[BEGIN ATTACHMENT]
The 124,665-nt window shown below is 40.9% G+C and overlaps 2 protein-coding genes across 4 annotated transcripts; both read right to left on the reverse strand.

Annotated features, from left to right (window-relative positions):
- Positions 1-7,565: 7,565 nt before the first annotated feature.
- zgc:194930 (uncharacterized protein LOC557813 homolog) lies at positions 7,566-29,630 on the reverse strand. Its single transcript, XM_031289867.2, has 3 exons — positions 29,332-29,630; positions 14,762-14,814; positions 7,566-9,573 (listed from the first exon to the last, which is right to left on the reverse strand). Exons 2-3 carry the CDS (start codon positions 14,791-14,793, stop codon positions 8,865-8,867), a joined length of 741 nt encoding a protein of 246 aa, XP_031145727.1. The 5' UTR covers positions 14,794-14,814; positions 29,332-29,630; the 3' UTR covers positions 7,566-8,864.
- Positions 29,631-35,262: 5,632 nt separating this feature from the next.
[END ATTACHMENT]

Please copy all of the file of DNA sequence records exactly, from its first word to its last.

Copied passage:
The 124,665-nt window shown below is 40.9% G+C and overlaps 2 protein-coding genes across 4 annotated transcripts; both read right to left on the reverse strand.

Annotated features, from left to right (window-relative positions):
- Positions 1-7,565: 7,565 nt before the first annotated feature.
- zgc:194930 (uncharacterized protein LOC557813 homolog) lies at positions 7,566-29,630 on the reverse strand. Its single transcript, XM_031289867.2, has 3 exons — positions 29,332-29,630; positions 14,762-14,814; positions 7,566-9,573 (listed from the first exon to the last, which is right to left on the reverse strand). Exons 2-3 carry the CDS (start codon positions 14,791-14,793, stop codon positions 8,865-8,867), a joined length of 741 nt encoding a protein of 246 aa, XP_031145727.1. The 5' UTR covers positions 14,794-14,814; positions 29,332-29,630; the 3' UTR covers positions 7,566-8,864.
- Positions 29,631-35,262: 5,632 nt separating this feature from the next.